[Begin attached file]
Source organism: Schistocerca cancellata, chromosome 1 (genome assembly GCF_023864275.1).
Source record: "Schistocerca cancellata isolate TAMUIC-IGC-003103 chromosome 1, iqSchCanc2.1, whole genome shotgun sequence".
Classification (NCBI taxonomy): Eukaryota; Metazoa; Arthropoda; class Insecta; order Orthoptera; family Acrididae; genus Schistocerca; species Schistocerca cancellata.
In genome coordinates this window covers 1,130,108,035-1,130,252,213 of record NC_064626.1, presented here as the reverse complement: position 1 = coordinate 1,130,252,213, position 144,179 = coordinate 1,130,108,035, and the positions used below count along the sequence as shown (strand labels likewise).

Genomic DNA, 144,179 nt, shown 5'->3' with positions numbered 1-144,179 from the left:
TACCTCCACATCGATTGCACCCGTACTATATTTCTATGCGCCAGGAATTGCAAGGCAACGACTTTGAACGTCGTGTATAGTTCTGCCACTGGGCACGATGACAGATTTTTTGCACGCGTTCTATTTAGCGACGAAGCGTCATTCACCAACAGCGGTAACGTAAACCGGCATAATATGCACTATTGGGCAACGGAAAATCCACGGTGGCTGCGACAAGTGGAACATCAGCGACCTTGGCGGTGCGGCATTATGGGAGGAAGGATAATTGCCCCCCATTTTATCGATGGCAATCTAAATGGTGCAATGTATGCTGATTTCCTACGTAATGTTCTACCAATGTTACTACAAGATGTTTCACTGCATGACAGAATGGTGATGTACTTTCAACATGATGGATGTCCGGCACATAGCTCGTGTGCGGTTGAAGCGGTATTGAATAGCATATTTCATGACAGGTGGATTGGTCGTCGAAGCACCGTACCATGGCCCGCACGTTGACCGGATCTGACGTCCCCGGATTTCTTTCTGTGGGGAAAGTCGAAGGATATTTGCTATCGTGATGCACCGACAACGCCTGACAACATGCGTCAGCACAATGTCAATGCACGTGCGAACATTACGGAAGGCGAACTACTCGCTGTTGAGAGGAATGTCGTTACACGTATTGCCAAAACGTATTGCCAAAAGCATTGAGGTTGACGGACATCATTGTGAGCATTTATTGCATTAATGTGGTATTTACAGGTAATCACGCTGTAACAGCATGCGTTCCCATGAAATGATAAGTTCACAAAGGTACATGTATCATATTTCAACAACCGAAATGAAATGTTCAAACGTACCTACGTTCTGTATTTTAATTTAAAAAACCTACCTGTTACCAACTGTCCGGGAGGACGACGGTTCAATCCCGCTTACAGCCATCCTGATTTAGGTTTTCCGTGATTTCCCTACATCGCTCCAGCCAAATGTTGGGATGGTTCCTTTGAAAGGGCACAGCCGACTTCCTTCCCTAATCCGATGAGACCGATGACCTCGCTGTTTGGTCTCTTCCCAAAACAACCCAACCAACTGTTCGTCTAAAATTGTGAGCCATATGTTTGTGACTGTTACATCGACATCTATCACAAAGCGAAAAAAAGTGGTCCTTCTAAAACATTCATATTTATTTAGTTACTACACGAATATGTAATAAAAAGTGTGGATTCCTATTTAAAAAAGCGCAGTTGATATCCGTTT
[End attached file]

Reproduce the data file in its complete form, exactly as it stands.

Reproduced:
Source organism: Schistocerca cancellata, chromosome 1 (genome assembly GCF_023864275.1).
Source record: "Schistocerca cancellata isolate TAMUIC-IGC-003103 chromosome 1, iqSchCanc2.1, whole genome shotgun sequence".
Classification (NCBI taxonomy): Eukaryota; Metazoa; Arthropoda; class Insecta; order Orthoptera; family Acrididae; genus Schistocerca; species Schistocerca cancellata.
In genome coordinates this window covers 1,130,108,035-1,130,252,213 of record NC_064626.1, presented here as the reverse complement: position 1 = coordinate 1,130,252,213, position 144,179 = coordinate 1,130,108,035, and the positions used below count along the sequence as shown (strand labels likewise).

Genomic DNA, 144,179 nt, shown 5'->3' with positions numbered 1-144,179 from the left:
TACCTCCACATCGATTGCACCCGTACTATATTTCTATGCGCCAGGAATTGCAAGGCAACGACTTTGAACGTCGTGTATAGTTCTGCCACTGGGCACGATGACAGATTTTTTGCACGCGTTCTATTTAGCGACGAAGCGTCATTCACCAACAGCGGTAACGTAAACCGGCATAATATGCACTATTGGGCAACGGAAAATCCACGGTGGCTGCGACAAGTGGAACATCAGCGACCTTGGCGGTGCGGCATTATGGGAGGAAGGATAATTGCCCCCCATTTTATCGATGGCAATCTAAATGGTGCAATGTATGCTGATTTCCTACGTAATGTTCTACCAATGTTACTACAAGATGTTTCACTGCATGACAGAATGGTGATGTACTTTCAACATGATGGATGTCCGGCACATAGCTCGTGTGCGGTTGAAGCGGTATTGAATAGCATATTTCATGACAGGTGGATTGGTCGTCGAAGCACCGTACCATGGCCCGCACGTTGACCGGATCTGACGTCCCCGGATTTCTTTCTGTGGGGAAAGTCGAAGGATATTTGCTATCGTGATGCACCGACAACGCCTGACAACATGCGTCAGCACAATGTCAATGCACGTGCGAACATTACGGAAGGCGAACTACTCGCTGTTGAGAGGAATGTCGTTACACGTATTGCCAAAACGTATTGCCAAAAGCATTGAGGTTGACGGACATCATTGTGAGCATTTATTGCATTAATGTGGTATTTACAGGTAATCACGCTGTAACAGCATGCGTTCCCATGAAATGATAAGTTCACAAAGGTACATGTATCATATTTCAACAACCGAAATGAAATGTTCAAACGTACCTACGTTCTGTATTTTAATTTAAAAAACCTACCTGTTACCAACTGTCCGGGAGGACGACGGTTCAATCCCGCTTACAGCCATCCTGATTTAGGTTTTCCGTGATTTCCCTACATCGCTCCAGCCAAATGTTGGGATGGTTCCTTTGAAAGGGCACAGCCGACTTCCTTCCCTAATCCGATGAGACCGATGACCTCGCTGTTTGGTCTCTTCCCAAAACAACCCAACCAACTGTTCGTCTAAAATTGTGAGCCATATGTTTGTGACTGTTACATCGACATCTATCACAAAGCGAAAAAAAGTGGTCCTTCTAAAACATTCATATTTATTTAGTTACTACACGAATATGTAATAAAAAGTGTGGATTCCTATTTAAAAAAGCGCAGTTGATATCCGTTT